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August 25,2011
The School Department Replies

Some background first:

  Late last year, South Boston Online published a front page article in our November 11, 2010, issue concerning UP Academy, a new middle school that is a so-called “In-District” Charter School.  It is in the building on Dorchester Street that had once housed the Gavin Middle School.  The letters UP stand for “Unlocking Potential”; UP Academy will open for its first school year in two weeks.

  South Boston’s reception of UP Academy was very favorable.  But a rumor surfaced in late spring and early summer that another group of students – students with severe disciplinary problems from all over Boston – would be attached to UP Academy.

  This rumor proved to be true.  The problem students were to occupy the ground floor in the Gavin Building.  Their “academy” would have a separate staff and it would be called “The Middle School Academy”.  A hastily-assembled community meeting with the Middle School Academy officials was held on July 14.

  Despite the community’s anger at the change to the use of the old Gavin School Building, and at the failure to be informed of that change, the July 14 meeting was constructive.  But answers to many questions were promised.  That meeting (and the many questions that were raised) was the topic of Online’s July 21 editorial – “One School Building, Two Academies”

  Dr. Domenic Amara, the Academic Superintendent of Boston’s K-8, Middle Schools, stopped into the South Boston Online office a week ago Friday, August 12.  After some legwork and an assist from City Councilor Linehan’s office, a telephone interview was arranged with South Boston Online, Dr. Amara, and Lee McGuire from the BPS Communication Office.

  Dr. Amara confirmed that locating the Middle School Academy on the ground floor of the Gavin School Building, with UP Academy occupying the top two floors, was essentially a “done deal”.  This is required by the City’s economics - the need to close schools and trim costs, now that there are significantly less students in Boston. (NOTE:  Boston’s student population has dropped from a peak of nearly 70,000 to approximately 55,000 right now.)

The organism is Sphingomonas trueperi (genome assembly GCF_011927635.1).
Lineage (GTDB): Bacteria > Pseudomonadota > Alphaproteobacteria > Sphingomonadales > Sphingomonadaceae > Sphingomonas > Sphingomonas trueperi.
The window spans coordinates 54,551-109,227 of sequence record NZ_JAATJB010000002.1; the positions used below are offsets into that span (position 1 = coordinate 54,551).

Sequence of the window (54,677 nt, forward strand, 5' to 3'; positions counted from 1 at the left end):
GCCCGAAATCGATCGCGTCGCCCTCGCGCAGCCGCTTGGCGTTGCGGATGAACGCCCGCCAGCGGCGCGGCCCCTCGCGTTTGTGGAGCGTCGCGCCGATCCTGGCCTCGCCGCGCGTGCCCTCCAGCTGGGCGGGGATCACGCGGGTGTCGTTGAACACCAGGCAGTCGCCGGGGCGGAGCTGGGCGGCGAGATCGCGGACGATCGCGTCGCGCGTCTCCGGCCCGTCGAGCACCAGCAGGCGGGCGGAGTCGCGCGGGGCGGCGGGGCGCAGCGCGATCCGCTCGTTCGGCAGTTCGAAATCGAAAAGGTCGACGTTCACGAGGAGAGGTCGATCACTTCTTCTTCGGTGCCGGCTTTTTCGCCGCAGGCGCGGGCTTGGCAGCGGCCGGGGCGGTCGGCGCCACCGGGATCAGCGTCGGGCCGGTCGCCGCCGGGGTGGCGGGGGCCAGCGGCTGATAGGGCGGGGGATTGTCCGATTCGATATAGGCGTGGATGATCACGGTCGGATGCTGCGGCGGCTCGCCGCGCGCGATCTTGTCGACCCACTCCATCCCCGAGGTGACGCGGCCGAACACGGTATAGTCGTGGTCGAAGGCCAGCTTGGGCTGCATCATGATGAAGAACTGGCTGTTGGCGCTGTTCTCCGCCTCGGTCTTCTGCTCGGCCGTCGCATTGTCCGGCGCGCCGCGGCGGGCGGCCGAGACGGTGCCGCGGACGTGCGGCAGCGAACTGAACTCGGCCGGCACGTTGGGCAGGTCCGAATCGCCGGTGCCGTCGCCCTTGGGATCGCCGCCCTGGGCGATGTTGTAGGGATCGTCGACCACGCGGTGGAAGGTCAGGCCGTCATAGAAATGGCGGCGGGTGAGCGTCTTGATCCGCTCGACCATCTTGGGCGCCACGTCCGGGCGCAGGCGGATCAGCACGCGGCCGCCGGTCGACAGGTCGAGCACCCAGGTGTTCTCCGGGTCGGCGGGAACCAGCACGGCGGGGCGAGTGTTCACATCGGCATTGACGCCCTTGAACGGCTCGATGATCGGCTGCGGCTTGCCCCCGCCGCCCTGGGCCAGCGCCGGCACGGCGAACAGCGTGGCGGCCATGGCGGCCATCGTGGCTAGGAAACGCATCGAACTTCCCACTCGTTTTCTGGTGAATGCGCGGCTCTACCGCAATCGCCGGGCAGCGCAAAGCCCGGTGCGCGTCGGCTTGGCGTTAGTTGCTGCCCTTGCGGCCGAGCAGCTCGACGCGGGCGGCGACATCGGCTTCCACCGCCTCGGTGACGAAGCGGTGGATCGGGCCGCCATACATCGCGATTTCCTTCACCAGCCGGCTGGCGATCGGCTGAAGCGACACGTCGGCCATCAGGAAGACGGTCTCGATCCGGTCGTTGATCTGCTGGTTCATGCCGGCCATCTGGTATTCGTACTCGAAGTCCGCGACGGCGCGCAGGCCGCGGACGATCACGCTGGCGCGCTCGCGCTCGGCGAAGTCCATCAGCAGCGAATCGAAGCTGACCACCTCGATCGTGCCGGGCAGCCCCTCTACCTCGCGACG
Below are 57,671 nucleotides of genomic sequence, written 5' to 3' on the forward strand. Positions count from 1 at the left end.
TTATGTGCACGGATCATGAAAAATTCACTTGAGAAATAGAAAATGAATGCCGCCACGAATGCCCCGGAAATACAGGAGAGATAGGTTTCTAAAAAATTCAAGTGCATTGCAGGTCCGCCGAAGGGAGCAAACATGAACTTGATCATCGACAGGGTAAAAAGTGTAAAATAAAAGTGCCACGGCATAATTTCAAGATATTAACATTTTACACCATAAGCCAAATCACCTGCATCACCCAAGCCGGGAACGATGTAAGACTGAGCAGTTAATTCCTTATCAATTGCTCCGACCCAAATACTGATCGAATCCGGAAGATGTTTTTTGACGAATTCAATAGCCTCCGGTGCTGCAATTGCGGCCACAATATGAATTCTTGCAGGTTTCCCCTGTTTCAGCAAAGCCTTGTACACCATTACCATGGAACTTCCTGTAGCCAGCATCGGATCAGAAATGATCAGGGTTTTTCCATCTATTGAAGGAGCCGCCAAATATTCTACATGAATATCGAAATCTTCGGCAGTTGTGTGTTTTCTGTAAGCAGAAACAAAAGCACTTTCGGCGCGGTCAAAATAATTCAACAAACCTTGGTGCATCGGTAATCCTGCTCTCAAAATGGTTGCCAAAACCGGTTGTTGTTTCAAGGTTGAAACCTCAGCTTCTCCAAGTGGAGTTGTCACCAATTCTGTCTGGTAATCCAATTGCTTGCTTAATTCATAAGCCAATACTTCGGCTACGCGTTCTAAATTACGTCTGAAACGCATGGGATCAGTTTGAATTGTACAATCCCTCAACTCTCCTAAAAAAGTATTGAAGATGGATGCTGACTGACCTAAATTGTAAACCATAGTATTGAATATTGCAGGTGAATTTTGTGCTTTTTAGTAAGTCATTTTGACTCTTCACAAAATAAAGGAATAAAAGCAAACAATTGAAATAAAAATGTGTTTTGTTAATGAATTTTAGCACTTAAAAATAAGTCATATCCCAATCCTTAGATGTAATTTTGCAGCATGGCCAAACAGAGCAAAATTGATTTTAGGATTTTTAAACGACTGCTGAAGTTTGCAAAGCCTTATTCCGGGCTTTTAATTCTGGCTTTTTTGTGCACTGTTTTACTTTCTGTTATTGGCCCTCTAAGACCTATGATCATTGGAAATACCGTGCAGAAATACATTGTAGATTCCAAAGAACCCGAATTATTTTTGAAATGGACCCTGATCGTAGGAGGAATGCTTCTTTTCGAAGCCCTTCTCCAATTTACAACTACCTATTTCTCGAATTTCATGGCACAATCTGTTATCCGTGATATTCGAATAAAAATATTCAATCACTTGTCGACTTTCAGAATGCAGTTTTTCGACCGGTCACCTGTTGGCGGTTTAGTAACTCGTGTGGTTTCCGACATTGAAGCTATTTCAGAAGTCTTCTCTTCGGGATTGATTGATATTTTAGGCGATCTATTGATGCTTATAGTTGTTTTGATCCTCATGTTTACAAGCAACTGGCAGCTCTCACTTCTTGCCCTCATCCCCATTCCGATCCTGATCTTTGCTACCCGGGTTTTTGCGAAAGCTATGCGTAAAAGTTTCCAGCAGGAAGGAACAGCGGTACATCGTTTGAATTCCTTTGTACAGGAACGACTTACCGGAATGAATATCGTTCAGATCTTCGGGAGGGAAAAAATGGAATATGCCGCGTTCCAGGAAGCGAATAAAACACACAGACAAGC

When asked to explain how two schools with very different missions could function, Dr. Amara stated, “The two student populations are different, but the missions are the same – a good education for all students.”  He also used the word “dividable” to describe how the shared building would be set up.  Shared areas would be limited to the outside grounds, a few lavatories, and doors and corridors where students from the two Academies would pass each other.

  He quoted some numbers:  there will be only a few students (if any) at the Middle School Academy in September.  He expects a maximum of 50 or so as the school year progresses.  Many will be rotated back to their regular schools, when their discipline problems are resolved.  The Middle School Academy will have 12 on its staff – one or more educator for every four or five students, with a school police officer on duty during school hours at the Middle School Academy.

  Dr. Amara is working on a shuttle to pick up the Middle School Academy students from their local “T” stations.  He has also proposed simple uniforms for the Middle School Academy students (UP Academy already requires uniforms for their students).  However, these are “off-budget” items, at least at this point in time.

  He confirmed that some of the Middle School Academy students could be a year or two older than the UP Academy students.  But in response to a question about potential conflicts, perhaps even some bullying, he emphasized the strict supervision that would be exercised, extending even to use of the lavatories.  Dr. Amara admitted that the Middle School Academy students could be “rambunctious” (his word), but then pointed out that most of their problems came more from a “difficulty in focusing” (his words again), than outright misbehavior.

  While this editorial does not reproduce every word spoken during the interview, the overall theme that Dr. Amara stated was, “We’ll make this work.”  In an e-mail following the telephone interview, he said, “The points made (by the South Boston community) have not fallen on deaf ears.”  In his e-mail, Dr. amara went on to say, “It’s my hope that everyone will help to make the Gavin complex work for both the South Boston community and all the students attending either the UP Academy or Middle School Academy.” 

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UP Academy, is a new middle school that is a so-called “In-District” Charter School.